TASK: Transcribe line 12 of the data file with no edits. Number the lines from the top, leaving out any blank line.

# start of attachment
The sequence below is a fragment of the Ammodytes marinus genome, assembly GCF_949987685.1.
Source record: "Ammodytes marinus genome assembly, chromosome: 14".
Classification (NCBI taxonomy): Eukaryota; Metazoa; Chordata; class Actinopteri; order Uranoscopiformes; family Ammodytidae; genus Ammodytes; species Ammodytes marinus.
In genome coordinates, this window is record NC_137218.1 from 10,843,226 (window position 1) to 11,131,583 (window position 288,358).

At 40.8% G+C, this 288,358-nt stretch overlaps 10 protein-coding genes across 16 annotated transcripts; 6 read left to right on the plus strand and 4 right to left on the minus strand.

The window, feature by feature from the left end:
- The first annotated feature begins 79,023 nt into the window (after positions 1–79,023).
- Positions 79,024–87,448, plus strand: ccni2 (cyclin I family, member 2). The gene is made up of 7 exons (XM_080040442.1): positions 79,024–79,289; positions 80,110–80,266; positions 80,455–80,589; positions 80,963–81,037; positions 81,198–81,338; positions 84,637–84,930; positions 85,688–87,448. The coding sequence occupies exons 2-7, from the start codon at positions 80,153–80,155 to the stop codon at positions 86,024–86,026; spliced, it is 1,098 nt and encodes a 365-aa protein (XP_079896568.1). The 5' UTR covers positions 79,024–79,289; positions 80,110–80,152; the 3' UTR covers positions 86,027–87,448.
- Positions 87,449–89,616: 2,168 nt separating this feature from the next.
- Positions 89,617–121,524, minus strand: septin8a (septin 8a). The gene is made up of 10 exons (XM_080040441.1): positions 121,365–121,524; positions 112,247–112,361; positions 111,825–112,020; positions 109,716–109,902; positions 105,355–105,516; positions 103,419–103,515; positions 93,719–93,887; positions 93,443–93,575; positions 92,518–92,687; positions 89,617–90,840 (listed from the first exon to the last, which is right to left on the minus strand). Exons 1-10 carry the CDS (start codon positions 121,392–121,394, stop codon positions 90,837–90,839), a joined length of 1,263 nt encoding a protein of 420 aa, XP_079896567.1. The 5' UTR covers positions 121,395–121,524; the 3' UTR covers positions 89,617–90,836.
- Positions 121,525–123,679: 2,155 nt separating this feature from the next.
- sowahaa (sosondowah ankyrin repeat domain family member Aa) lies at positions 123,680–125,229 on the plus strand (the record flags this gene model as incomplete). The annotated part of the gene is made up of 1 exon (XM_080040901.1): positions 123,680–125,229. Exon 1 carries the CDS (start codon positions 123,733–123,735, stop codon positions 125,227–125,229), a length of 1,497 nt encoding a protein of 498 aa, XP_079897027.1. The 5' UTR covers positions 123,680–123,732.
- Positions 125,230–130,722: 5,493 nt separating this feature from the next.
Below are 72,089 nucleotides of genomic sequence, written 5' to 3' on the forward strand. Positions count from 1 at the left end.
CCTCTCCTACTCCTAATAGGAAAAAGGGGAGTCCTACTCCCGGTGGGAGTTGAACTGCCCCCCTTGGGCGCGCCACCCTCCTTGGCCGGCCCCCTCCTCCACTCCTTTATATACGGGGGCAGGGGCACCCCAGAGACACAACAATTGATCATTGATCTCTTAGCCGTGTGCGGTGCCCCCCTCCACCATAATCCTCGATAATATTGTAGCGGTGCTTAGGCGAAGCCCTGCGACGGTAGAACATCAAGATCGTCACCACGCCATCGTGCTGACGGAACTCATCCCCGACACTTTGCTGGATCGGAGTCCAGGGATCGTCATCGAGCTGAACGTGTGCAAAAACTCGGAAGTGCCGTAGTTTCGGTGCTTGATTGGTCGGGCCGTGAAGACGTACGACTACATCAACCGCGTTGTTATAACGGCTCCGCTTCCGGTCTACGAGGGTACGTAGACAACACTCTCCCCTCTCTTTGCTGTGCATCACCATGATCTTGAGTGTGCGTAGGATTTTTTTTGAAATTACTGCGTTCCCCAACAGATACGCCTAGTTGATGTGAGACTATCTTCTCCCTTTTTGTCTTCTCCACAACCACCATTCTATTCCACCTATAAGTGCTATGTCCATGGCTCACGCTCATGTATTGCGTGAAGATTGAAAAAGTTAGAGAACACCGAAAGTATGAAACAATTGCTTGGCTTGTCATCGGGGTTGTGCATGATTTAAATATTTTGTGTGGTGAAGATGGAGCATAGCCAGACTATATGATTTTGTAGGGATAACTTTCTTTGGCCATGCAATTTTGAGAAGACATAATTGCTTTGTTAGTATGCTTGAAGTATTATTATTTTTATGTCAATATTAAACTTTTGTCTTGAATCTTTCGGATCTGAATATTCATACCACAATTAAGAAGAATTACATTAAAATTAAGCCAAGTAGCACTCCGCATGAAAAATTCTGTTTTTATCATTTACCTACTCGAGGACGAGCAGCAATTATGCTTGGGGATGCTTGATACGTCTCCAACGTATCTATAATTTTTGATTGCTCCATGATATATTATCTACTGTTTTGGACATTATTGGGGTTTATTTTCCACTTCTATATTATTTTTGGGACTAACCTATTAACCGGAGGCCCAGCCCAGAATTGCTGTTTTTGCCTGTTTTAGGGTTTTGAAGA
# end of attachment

- sowahaa (sosondowah ankyrin repeat domain family member Aa) lies at positions 123,680–125,229 on the plus strand (the record flags this gene model as incomplete). The annotated part of the gene is made up of 1 exon (XM_080040901.1): positions 123,680–125,229. Exon 1 carries the CDS (start codon positions 123,733–123,735, stop codon positions 125,227–125,229), a length of 1,497 nt encoding a protein of 498 aa, XP_079897027.1. The 5' UTR covers positions 123,680–123,732.